Tag Archives: NBA

The Secret About The Secret

‘The Secret’ is the central theme of Bill Simmons’ epic book about the NBA.  As revealed to him by Hall of Fame player Isaiah Thomas, “The secret of basketball is that it’s not about basketball”.  That is, while the collective skills of a basketball team are important, what is most important is the collective, the interactions between those skills and the personalities of the players.  If you ask virtually anyone close to basketball, or any other team sport, his opinion on the topic, I am extremely confident that virtually all would agree with Thomas’ sentiment.

‘The Secret about the Secret’ is that while virtually all agree that it’s not about (name your)ball in the abstract, almost no one actually takes it into account in practice.  In the vast majority of cases, clubs do not build teams, but collect players or, even worse, ‘assets’ or ‘pieces’*.  While clubs talk about the importance of the team, they will always, always take the slightly better player or slightly bigger name regardless of how they fit into the current team and without considering the mix of personalities**.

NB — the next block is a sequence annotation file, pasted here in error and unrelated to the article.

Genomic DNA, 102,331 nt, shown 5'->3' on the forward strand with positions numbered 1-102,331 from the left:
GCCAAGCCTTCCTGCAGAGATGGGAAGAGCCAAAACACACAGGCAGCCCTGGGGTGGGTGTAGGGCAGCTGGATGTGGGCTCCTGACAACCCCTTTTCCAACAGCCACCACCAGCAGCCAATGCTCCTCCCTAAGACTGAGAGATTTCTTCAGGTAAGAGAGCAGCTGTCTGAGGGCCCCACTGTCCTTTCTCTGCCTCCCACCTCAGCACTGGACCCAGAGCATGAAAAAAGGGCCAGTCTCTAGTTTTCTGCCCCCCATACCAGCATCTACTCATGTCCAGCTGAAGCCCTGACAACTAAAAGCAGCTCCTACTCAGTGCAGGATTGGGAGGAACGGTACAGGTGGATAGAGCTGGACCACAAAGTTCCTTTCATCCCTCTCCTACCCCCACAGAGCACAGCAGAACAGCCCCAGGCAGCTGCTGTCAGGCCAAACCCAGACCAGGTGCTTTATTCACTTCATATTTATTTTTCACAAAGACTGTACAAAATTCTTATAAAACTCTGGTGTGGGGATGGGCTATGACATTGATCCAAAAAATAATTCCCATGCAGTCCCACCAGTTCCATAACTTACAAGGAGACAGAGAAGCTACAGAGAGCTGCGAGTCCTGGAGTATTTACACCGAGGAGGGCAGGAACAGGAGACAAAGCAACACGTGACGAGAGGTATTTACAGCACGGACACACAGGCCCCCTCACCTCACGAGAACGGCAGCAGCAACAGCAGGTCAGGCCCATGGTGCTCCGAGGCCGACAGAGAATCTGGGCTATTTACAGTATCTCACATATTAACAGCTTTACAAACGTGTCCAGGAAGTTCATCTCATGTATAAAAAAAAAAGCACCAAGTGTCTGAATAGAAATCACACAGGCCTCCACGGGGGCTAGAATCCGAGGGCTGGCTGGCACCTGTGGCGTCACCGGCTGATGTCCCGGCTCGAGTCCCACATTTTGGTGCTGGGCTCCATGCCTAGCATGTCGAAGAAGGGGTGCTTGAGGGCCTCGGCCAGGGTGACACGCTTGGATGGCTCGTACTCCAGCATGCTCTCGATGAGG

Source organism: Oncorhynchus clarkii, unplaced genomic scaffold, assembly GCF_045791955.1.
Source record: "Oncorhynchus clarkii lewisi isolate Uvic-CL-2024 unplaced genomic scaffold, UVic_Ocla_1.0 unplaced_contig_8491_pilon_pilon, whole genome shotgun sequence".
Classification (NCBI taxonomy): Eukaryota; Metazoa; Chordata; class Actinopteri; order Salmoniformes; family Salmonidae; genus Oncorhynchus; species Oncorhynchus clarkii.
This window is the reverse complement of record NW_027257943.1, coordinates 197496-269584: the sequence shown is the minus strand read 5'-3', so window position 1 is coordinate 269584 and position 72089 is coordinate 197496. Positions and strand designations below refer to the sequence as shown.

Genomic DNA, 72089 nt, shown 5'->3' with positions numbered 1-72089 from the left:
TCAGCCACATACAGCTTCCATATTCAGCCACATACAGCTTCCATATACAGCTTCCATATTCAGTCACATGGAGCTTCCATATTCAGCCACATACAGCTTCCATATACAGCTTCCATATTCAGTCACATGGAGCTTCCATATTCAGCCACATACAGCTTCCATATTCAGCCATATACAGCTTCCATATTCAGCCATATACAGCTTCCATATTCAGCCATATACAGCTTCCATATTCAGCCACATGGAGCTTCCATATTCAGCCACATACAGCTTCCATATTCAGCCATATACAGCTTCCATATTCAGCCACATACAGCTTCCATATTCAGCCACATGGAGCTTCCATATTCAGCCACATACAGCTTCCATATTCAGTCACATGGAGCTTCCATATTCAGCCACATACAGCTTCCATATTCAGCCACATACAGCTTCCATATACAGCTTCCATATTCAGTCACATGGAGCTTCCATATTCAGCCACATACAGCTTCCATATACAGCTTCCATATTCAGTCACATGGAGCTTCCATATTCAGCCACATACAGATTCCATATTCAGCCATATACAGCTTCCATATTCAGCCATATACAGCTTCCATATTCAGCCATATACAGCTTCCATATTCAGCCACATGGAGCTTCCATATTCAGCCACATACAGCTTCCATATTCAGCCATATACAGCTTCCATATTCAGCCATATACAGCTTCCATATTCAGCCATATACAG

I have had the extreme good fortune to spend a large portion of my career working with Scott Touzinsky.  Scott was a pretty good player, especially in reception and defence, but by no means a top level player.  However, every group that Scott was involved in became a team, and most likely won or came very close to winning. His list of (team) achievements includes championships in five different countries, and an Olympic gold medal in 2008.  Yet I personally experienced two different clubs not re-signing him after the team had a great season, because he was not good enough. The drop off in performance on both occasions was catastrophic, but at least in the second case the club was smart enough to correct their mistake.  One of the highlights of my career was being able to bring him to Poland, and listen as real volleyball experts instantly recognised his contribution.